Rayman: Origins Review

Michel Ancel would probably not appreciate it you referring to Rayman as the “French Mario.” Ancel’s limbless goofball has never shared much of the limelight that catapulted his more popular and utilitarian counterpart to stardom, occupying a space that has become increasingly under-appreciated in the HD era. In Rayman: Origins, Ancel brings Rayman full circle back to the series' roots in 2D platforming without a vapid rabbids crossover. Luckily for us, the team at Ubisoft Montpellier has delivered an unexpected gem.

The name “Origins” is far more literal than you might assume. Rayman: Origins does not in fact address story specifics regarding the “origins” of Rayman himself; instead, the title refers to the structure of the game as a return to its humble beginnings as a side-scroller. There is little to no narrative to be had in Origins apart from the featherweight context of Rayman and his chum’s snoring waking the evil grannies of the underworld, thus resulting in all sorts of nasty goings-on in the Glade of Dreams.

In this regard, Rayman handles exceptionally. The controls take a good deal of getting used to if you’ve played more precise fare in recent years, feeling rather heavy at first, but you soon realize that the controls have been tailor made for Rayman being played at remarkably high speeds. Though Origins isn’t as razor-sharp as a Super Meat Boy or intuitive as a Mario, every movement feels organic and “right” considering how the game is built around inertia and momentum. When you’re in motion the controls feel tight, allowing you enough room to fumble a bit and recover without penalty.

As a result, Origins is a complete blast to play from start to finish. By the halfway mark, you’ll be manipulating Rayman and company seamlessly with only the occasional lapse in the acuity of the controls. The abilities that you garner along the way are situation-based, so controller gymnastics are never required to succeed. Everything in Origins’ core gameplay boils down to timing, precision, and a grab bag of tuned reflexes.

 

This image is normal within the context of Rayman's universe. 

 

The quality of the level design matches the accuracy of the controls in the way that everything just feels honed and crafted exactly the way the developers wanted. It’s apparent that the levels are designed around the core platforming, and as a result, your traversal of these imaginatively designed worlds is fluid and consistently entertaining. The sense of surprise and discovery that you feel as you encounter new enemies, gameplay elements and challenges is maintained throughout, meaning that Rayman Origins manages to stay fresh in the moment to moment action.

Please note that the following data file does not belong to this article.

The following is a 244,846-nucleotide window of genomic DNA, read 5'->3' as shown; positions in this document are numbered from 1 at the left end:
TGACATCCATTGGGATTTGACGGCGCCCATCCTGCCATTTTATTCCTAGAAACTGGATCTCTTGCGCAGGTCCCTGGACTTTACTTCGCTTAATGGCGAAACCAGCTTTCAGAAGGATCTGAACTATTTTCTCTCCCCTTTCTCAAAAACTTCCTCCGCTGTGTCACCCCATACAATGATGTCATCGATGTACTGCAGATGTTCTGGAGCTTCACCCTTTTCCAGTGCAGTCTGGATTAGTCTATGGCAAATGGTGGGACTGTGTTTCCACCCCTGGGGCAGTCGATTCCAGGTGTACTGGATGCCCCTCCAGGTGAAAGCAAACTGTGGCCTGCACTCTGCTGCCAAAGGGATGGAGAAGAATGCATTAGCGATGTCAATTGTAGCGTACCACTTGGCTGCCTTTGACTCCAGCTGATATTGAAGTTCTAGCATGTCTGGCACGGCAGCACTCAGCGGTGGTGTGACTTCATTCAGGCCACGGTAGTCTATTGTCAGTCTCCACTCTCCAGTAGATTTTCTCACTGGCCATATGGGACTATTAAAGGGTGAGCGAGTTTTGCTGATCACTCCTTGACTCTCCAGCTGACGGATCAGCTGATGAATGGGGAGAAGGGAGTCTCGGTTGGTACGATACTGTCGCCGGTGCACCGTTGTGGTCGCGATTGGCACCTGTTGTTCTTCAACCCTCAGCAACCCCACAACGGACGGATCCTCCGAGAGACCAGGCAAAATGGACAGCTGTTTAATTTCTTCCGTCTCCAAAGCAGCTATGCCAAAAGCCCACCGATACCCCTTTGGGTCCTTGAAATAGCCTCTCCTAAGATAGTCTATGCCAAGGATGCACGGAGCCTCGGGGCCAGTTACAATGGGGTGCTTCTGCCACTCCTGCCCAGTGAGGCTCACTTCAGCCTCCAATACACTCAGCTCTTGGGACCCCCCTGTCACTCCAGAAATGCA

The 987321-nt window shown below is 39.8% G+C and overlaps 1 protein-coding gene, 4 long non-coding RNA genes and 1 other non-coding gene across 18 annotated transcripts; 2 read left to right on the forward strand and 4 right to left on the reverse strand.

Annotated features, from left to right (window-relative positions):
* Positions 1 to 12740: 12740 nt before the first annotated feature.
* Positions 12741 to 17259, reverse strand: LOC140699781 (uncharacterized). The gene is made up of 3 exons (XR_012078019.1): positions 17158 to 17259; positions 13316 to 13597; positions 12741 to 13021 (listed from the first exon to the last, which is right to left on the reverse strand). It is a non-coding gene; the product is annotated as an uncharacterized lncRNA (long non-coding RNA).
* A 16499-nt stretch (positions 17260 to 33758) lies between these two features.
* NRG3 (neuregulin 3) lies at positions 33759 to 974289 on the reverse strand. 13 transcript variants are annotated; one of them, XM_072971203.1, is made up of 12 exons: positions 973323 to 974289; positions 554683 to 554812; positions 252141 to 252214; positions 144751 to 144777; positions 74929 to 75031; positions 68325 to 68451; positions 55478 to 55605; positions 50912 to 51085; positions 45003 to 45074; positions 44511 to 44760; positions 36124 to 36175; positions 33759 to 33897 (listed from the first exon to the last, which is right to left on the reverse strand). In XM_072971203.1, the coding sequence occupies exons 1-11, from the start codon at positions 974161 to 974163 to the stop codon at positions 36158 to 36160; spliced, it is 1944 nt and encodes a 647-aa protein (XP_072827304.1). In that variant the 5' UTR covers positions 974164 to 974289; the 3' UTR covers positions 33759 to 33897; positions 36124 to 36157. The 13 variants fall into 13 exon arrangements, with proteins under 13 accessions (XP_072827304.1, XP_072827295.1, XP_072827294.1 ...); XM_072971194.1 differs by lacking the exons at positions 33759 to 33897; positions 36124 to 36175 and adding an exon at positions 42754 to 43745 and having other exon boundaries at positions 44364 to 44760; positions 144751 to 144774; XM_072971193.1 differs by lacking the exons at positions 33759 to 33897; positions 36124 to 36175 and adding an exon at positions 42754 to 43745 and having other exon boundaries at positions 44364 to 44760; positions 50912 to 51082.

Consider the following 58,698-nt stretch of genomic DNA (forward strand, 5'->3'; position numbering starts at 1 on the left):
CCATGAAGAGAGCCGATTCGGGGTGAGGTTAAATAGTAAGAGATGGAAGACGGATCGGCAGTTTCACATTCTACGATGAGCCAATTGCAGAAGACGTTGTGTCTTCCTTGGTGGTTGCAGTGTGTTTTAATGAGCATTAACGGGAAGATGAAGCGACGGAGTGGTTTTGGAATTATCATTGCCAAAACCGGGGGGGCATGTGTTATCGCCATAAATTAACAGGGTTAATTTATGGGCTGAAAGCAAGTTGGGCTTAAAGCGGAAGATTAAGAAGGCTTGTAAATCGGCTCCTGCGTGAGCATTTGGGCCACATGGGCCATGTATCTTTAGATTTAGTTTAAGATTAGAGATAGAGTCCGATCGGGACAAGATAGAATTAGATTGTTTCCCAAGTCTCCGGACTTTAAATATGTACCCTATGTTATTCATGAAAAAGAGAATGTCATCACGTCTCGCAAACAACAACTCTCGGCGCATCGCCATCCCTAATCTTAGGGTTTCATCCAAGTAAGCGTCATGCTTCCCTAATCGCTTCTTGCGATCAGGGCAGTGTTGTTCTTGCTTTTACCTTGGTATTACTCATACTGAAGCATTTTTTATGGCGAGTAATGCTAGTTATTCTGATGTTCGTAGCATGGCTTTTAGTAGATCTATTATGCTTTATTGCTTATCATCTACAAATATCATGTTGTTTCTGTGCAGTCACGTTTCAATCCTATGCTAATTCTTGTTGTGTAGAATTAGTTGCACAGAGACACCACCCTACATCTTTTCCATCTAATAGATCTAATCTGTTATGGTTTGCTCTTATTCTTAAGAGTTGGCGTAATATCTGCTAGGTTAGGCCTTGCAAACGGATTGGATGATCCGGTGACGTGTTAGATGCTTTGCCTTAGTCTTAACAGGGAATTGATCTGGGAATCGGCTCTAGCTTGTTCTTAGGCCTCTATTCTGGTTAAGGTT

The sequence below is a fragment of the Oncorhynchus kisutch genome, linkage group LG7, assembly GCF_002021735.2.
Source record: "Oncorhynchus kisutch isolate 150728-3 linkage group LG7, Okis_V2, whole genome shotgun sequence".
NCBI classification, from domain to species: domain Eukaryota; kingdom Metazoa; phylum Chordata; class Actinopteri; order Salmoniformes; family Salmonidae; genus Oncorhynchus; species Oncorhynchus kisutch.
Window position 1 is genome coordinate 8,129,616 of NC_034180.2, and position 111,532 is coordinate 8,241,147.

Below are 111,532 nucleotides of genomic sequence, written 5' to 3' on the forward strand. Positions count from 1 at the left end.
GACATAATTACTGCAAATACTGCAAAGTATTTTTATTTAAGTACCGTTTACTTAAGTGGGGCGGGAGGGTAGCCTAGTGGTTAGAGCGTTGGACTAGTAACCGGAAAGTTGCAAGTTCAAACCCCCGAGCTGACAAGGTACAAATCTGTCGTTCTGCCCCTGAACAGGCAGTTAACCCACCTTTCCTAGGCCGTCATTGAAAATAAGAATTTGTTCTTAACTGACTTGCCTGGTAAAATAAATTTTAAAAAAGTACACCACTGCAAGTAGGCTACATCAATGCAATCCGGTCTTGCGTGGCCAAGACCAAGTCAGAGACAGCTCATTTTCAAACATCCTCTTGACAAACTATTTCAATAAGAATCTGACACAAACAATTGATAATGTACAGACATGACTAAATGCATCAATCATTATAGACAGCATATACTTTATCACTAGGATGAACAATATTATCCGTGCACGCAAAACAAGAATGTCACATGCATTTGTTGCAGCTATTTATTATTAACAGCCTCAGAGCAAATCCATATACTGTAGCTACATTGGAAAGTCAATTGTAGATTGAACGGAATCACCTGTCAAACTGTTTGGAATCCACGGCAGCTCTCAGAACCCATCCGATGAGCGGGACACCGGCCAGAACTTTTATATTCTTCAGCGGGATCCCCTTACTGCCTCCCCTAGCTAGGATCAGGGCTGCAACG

The variety of Origin’s twelve or so worlds cannot be understated. Everything from mad dashes across burning harbors to using your glide ability to thread the needle through aerial obstacles of a spiky persuasion is on display, and you rarely feel like you’ve experienced each level’s elements before. The game even has an eerily atmospheric underwater section that actually manages to be good, and just when you feel you’ve had enough of jumping, diving, and floating, the game shoves you on the back of a mosquito for some enjoyable and lighthearted 2D shooting. Above all else, Origins never gives you a chance to be bored, always providing locales that impress and make you hungry for more.

Part of this feeling of delightful surprise and unpredictability is the absolutely flawless graphical presentation. The UbiArt Framework engine allows for some of the most stunning levels ever seen in a video game, let alone a 2D platformer at a consistent 60 frames per second. The gorgeous array of colors, artistic stylings, and meticulous detail is staggering, and the animation lives up its phenomenal backdrop. The dynamic animations look more like pre-rendered 2D animation than a game running in real-time, and the stages are littered with striking, subtle details that must have taken hundreds of man-hours to create. Rayman: Origins must be played on an eye-searing, high-definition screen to take in all the sights.

 

Rayman: Origins embraces absurd humor.

 

The artistic direction is also full of variety and charm with an emphasis on whimsy. Worlds generally have consistent themes throughout, and as the story progresses, the levels themselves will transition seamlessly from fridge-themed levels where you vault from watermelon to hanging cocktail umbrellas to a Mexican-themed kitchen full of fire-breathing chefs. The imagination used to lovingly craft these worlds is astounding, and the fact that the developers manage to make each world simultaneously feel appropriate in the context of the Rayman-verse is a source of constant wonder and satisfaction.

The music is similarly up to the visual’s standards; if you aren’t persuaded of the game’s charm and whimsical tone by Rayman’s world, then you will be by the exceptional score. Perfectly uniform with the visual tone, the music fits the game’s cheerful identity like a glove. Tongue-in-cheek renditions of latin beats, funk-laden rhythms, and moody tunes characterize their associated worlds and stages.Plus, Origins wins the Game of the Year award for best use of the kazoo.